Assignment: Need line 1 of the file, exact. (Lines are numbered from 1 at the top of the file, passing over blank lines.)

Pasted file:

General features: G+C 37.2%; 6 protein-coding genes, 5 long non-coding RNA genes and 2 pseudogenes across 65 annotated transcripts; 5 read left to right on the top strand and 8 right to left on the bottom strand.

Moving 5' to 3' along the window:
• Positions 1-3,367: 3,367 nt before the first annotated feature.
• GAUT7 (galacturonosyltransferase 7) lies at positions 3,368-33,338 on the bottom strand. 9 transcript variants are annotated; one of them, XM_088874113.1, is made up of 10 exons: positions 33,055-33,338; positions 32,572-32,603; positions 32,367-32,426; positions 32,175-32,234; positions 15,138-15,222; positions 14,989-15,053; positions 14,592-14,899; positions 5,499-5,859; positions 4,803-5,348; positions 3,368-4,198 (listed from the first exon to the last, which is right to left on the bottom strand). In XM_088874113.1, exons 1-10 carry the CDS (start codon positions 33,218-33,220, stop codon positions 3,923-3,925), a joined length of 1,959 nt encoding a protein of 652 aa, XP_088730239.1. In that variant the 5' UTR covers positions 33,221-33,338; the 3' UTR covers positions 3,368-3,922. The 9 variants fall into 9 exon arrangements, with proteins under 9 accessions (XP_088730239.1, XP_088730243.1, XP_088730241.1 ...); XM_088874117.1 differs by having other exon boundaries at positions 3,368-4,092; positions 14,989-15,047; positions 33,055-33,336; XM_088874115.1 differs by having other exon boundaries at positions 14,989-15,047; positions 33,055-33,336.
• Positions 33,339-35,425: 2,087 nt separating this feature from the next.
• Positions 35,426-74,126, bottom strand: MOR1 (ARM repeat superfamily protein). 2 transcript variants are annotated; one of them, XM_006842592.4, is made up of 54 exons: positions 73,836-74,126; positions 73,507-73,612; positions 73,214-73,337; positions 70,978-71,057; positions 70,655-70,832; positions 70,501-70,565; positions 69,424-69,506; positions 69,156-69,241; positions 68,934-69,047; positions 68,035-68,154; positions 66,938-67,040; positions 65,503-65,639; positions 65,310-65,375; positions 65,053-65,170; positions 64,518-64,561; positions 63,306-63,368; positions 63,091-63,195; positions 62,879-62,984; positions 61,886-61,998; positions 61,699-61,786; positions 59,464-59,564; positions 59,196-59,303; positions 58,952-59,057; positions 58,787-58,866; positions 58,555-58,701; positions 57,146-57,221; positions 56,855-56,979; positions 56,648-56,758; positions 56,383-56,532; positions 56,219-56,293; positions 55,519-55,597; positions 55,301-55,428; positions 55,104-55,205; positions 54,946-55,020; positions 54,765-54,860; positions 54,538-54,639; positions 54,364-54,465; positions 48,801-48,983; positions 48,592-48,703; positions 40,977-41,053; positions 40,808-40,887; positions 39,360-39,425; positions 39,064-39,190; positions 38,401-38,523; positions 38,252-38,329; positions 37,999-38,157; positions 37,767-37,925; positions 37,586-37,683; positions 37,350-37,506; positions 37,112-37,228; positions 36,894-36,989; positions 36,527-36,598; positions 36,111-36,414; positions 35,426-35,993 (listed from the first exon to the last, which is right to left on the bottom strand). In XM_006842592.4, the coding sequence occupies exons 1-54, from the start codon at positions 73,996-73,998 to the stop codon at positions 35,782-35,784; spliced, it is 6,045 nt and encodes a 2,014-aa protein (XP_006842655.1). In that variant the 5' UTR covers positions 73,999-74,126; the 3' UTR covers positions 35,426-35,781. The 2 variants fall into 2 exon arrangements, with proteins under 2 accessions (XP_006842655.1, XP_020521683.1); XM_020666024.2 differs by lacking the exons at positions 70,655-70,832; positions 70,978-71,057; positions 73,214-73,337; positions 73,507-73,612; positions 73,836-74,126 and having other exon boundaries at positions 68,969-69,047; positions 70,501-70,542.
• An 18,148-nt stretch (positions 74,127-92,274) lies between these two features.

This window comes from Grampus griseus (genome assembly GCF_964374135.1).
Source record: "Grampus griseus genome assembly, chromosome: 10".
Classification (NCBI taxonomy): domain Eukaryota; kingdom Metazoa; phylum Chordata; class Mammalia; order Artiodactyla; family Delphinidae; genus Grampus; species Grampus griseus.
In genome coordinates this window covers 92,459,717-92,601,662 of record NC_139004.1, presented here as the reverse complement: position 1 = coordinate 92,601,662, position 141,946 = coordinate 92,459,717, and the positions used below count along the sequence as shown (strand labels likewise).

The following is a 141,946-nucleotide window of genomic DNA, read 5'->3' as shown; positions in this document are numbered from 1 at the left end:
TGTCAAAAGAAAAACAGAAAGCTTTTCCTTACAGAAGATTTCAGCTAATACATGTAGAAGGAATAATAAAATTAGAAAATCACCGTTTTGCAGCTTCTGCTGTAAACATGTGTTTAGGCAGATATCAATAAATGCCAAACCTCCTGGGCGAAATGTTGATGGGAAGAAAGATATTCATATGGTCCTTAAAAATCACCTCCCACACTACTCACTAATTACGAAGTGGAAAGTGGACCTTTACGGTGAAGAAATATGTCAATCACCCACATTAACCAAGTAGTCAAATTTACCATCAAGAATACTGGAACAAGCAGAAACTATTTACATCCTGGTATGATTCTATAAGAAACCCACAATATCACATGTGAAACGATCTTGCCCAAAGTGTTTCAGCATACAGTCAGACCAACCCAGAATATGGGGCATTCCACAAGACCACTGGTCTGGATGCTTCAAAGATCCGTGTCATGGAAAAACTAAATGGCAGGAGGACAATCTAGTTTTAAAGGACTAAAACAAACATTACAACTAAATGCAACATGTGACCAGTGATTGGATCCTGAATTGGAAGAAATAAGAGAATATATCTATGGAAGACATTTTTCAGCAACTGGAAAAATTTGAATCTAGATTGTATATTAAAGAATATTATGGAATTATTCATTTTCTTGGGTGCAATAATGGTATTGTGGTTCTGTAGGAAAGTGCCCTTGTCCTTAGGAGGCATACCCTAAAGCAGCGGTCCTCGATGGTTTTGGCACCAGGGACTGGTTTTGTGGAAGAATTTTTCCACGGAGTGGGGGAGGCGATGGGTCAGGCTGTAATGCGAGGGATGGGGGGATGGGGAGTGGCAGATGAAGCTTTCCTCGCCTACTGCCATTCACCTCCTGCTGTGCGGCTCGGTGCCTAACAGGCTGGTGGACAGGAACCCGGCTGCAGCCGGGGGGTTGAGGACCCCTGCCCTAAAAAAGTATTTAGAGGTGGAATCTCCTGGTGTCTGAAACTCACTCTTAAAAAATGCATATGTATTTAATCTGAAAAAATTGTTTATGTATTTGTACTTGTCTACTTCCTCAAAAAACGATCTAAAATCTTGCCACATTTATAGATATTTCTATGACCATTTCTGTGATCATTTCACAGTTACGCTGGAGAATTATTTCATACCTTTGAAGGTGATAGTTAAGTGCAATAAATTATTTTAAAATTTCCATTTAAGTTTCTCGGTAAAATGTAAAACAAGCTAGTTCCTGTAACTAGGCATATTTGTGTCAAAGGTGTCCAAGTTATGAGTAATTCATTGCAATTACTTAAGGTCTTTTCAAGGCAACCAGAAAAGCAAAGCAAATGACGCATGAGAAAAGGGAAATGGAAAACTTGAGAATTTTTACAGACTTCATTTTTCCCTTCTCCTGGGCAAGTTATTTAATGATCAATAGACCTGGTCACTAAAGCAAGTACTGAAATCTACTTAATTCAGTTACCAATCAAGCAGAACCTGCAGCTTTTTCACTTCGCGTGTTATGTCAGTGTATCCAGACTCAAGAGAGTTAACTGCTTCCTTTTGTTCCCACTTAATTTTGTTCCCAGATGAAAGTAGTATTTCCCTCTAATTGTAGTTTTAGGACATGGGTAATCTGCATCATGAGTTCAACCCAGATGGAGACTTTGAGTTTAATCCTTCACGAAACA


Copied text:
General features: G+C 37.2%; 6 protein-coding genes, 5 long non-coding RNA genes and 2 pseudogenes across 65 annotated transcripts; 5 read left to right on the top strand and 8 right to left on the bottom strand.